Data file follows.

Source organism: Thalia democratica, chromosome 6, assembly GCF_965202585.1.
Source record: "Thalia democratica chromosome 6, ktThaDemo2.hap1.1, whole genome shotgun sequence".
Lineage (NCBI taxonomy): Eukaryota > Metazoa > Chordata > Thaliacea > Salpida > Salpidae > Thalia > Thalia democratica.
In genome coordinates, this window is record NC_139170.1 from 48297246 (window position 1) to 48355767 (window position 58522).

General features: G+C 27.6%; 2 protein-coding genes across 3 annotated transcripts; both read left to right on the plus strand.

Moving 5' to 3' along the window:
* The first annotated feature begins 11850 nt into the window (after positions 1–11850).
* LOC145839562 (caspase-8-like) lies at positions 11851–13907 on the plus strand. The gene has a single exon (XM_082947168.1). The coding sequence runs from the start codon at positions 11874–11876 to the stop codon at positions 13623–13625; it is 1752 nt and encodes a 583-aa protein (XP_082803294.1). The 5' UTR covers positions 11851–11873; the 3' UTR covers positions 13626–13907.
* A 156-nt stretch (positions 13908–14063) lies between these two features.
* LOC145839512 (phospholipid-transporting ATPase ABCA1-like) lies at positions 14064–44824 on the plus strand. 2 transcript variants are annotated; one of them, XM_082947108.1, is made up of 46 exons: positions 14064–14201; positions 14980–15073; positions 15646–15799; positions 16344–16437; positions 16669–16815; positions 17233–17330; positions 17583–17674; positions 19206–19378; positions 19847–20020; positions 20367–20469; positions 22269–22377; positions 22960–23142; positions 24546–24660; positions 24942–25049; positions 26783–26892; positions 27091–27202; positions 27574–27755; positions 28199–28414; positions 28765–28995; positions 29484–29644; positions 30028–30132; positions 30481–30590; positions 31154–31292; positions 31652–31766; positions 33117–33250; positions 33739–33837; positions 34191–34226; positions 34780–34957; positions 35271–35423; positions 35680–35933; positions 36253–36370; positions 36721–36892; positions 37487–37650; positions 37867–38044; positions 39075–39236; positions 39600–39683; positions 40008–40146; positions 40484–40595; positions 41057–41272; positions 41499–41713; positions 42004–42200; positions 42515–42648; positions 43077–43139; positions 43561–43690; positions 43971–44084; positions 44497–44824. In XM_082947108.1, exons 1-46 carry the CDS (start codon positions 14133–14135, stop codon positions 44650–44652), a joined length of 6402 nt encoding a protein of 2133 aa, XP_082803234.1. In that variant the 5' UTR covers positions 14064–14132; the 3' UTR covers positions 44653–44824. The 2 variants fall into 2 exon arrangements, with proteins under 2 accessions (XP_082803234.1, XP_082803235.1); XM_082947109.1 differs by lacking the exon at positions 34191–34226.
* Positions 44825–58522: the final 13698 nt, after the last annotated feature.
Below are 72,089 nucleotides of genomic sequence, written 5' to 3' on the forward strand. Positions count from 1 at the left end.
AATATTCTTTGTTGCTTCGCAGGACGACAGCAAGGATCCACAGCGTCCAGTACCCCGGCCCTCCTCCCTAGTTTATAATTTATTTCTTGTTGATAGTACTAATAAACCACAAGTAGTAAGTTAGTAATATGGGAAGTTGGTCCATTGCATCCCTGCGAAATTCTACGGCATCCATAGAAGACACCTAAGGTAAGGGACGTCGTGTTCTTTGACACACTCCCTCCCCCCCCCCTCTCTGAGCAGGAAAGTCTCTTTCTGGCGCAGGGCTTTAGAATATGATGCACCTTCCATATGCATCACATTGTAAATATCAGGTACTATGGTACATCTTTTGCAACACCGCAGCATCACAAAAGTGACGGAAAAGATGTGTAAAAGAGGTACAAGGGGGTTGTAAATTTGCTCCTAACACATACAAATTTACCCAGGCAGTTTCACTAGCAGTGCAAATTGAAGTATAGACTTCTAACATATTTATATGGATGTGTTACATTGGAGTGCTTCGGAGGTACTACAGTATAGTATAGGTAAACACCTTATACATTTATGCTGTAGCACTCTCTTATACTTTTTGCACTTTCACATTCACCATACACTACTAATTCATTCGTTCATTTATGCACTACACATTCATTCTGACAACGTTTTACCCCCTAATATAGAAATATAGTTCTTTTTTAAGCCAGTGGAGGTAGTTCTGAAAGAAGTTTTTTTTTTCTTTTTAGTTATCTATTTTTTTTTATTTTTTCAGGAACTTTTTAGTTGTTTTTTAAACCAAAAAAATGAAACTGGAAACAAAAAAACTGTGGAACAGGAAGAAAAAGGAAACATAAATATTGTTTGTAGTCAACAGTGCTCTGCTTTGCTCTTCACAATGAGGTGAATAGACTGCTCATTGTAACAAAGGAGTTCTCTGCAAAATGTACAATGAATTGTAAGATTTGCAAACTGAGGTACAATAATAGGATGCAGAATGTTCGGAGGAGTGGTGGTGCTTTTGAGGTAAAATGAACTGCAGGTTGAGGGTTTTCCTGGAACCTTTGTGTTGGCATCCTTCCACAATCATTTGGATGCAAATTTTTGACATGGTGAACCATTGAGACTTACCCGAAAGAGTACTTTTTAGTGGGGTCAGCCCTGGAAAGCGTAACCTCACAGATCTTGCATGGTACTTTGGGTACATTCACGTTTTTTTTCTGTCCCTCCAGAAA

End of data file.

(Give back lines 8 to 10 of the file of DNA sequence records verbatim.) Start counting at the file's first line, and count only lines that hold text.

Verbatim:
* LOC145839562 (caspase-8-like) lies at positions 11851–13907 on the plus strand. The gene has a single exon (XM_082947168.1). The coding sequence runs from the start codon at positions 11874–11876 to the stop codon at positions 13623–13625; it is 1752 nt and encodes a 583-aa protein (XP_082803294.1). The 5' UTR covers positions 11851–11873; the 3' UTR covers positions 13626–13907.
* A 156-nt stretch (positions 13908–14063) lies between these two features.
* LOC145839512 (phospholipid-transporting ATPase ABCA1-like) lies at positions 14064–44824 on the plus strand. 2 transcript variants are annotated; one of them, XM_082947108.1, is made up of 46 exons: positions 14064–14201; positions 14980–15073; positions 15646–15799; positions 16344–16437; positions 16669–16815; positions 17233–17330; positions 17583–17674; positions 19206–19378; positions 19847–20020; positions 20367–20469; positions 22269–22377; positions 22960–23142; positions 24546–24660; positions 24942–25049; positions 26783–26892; positions 27091–27202; positions 27574–27755; positions 28199–28414; positions 28765–28995; positions 29484–29644; positions 30028–30132; positions 30481–30590; positions 31154–31292; positions 31652–31766; positions 33117–33250; positions 33739–33837; positions 34191–34226; positions 34780–34957; positions 35271–35423; positions 35680–35933; positions 36253–36370; positions 36721–36892; positions 37487–37650; positions 37867–38044; positions 39075–39236; positions 39600–39683; positions 40008–40146; positions 40484–40595; positions 41057–41272; positions 41499–41713; positions 42004–42200; positions 42515–42648; positions 43077–43139; positions 43561–43690; positions 43971–44084; positions 44497–44824. In XM_082947108.1, exons 1-46 carry the CDS (start codon positions 14133–14135, stop codon positions 44650–44652), a joined length of 6402 nt encoding a protein of 2133 aa, XP_082803234.1. In that variant the 5' UTR covers positions 14064–14132; the 3' UTR covers positions 44653–44824. The 2 variants fall into 2 exon arrangements, with proteins under 2 accessions (XP_082803234.1, XP_082803235.1); XM_082947109.1 differs by lacking the exon at positions 34191–34226.